[1]; ORCiD logo [2]; ORCiD logo [2]; ORCiD logo [2];  [1]; ORCiD logo [2];  [1];  [3];  [4];  [1];  [5];  [6];  [7];  [8];  [1]
  1. Chinese Academy of Sciences (CAS), Beijing (China)
  2. Oak Ridge National Lab. (ORNL), Oak Ridge, TN (United States)
  3. Chinese Academy of Sciences, Guiyang (China)
  4. East China Normal Univ., Shanghai (China)
  5. Chinese Academy of Sciences, Shenyang (China)
  6. Chinese Academy of Sciences, Xining (China)
  7. Chinese Academy of Sciences, Guangzhou (China)
  8. Univ. of Chinese Academy of Sciences, Beijing (China)
Publication Date:
Research Org.:
Oak Ridge National Lab. (ORNL), Oak Ridge, TN (United States)
Sponsoring Org.:
USDOE Office of Science (SC), Biological and Environmental Research (BER) (SC-23)
OSTI Identifier:
1394600
Grant/Contract Number:
AC05-00OR22725
Resource Type:
Journal Article: Accepted Manuscript
Journal Name:
Agricultural and Forest Meteorology
Additional Journal Information:
Journal Volume: 226-227; Journal Issue: C; Journal ID: ISSN 0168-1923
Publisher:
Elsevier
Country of Publication:
United States
Language:
English
Subject:
54 ENVIRONMENTAL SCIENCES; 58 GEOSCIENCES; Community land model; ChinaFLUX; Eddy covariance; Carbon flux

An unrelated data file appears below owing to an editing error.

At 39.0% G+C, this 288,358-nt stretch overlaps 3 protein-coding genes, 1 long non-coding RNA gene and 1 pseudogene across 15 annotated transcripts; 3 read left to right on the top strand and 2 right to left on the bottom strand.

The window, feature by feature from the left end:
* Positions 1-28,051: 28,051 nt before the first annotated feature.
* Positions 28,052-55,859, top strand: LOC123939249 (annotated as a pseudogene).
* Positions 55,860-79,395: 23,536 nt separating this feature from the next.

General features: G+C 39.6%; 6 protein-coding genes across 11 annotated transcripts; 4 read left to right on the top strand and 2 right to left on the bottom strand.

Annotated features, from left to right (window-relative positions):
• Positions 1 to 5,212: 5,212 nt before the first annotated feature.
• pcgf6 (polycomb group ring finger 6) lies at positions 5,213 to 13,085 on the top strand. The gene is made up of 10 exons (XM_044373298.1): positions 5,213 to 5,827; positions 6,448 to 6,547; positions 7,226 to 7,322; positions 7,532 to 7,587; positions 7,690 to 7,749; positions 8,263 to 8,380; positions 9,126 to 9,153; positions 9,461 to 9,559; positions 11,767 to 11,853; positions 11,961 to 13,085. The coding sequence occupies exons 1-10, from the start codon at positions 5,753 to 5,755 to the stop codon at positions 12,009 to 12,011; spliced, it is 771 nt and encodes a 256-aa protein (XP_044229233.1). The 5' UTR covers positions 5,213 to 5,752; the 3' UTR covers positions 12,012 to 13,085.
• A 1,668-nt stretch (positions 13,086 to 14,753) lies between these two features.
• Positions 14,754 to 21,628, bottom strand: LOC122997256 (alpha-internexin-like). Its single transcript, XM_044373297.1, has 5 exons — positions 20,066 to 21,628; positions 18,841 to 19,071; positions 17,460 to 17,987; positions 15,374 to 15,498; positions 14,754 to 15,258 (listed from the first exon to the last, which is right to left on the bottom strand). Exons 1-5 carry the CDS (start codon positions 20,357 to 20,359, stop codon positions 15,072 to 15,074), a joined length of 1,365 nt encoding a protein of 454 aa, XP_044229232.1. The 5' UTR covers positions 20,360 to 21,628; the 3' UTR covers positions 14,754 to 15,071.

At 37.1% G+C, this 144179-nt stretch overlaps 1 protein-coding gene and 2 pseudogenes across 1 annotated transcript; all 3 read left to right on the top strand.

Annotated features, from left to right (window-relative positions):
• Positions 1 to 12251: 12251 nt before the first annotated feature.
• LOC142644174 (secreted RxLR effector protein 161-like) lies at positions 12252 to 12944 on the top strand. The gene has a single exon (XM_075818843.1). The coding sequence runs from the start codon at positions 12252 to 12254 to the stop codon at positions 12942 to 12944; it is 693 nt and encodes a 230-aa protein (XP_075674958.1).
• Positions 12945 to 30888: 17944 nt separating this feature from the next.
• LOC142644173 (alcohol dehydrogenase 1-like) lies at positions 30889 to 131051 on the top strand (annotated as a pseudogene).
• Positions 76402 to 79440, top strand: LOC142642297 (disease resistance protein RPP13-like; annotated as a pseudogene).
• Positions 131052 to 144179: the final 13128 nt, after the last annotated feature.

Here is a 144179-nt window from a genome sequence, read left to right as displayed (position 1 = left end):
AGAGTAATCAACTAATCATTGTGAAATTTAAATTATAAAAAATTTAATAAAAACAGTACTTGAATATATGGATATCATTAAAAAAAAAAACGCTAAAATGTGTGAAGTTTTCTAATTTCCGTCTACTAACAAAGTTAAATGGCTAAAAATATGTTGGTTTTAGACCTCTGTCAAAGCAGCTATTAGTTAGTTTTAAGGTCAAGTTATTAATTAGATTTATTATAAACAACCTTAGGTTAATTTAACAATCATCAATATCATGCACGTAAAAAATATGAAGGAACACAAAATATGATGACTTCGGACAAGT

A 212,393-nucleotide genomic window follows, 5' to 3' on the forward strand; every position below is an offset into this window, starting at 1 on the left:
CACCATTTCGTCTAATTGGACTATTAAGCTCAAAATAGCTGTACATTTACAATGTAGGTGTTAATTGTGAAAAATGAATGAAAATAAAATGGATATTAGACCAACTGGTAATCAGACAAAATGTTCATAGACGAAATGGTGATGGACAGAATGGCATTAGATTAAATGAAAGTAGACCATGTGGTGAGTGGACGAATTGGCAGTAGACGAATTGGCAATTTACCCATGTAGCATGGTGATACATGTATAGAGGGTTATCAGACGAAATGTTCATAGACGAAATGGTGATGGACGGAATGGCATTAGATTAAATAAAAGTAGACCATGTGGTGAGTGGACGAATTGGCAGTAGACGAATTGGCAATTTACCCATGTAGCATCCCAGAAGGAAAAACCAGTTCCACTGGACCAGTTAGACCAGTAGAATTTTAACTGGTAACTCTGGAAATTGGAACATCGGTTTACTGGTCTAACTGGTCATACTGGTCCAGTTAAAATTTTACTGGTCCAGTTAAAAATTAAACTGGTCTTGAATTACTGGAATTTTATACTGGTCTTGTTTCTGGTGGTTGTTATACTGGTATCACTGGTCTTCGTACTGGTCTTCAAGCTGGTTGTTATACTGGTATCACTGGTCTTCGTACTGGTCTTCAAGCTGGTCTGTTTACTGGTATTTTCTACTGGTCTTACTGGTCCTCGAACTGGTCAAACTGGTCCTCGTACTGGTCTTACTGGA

Citation Formats

Zhang, Li, Mao, Jiafu, Shi, Xiaoying, Ricciuto, Daniel M., He, Honglin, Thornton, Peter E., Yu, Guirui, Li, Pan, Liu, Min, Ren, Xiaoli, Han, Shijie, Li, Yingnian, Yan, Junhua, Hao, Yanbin, and Wang, Huimin. Evaluation of the Community Land Model simulated carbon and water fluxes against observations over ChinaFLUX sites. United States: N. p., 2016. Web. doi:10.1016/j.agrformet.2016.05.018.
Zhang, Li, Mao, Jiafu, Shi, Xiaoying, Ricciuto, Daniel M., He, Honglin, Thornton, Peter E., Yu, Guirui, Li, Pan, Liu, Min, Ren, Xiaoli, Han, Shijie, Li, Yingnian, Yan, Junhua, Hao, Yanbin, & Wang, Huimin. Evaluation of the Community Land Model simulated carbon and water fluxes against observations over ChinaFLUX sites. United States. doi:10.1016/j.agrformet.2016.05.018.
Zhang, Li, Mao, Jiafu, Shi, Xiaoying, Ricciuto, Daniel M., He, Honglin, Thornton, Peter E., Yu, Guirui, Li, Pan, Liu, Min, Ren, Xiaoli, Han, Shijie, Li, Yingnian, Yan, Junhua, Hao, Yanbin, and Wang, Huimin. 2016. "Evaluation of the Community Land Model simulated carbon and water fluxes against observations over ChinaFLUX sites". United States. doi:10.1016/j.agrformet.2016.05.018. https://www.osti.gov/servlets/purl/1394600.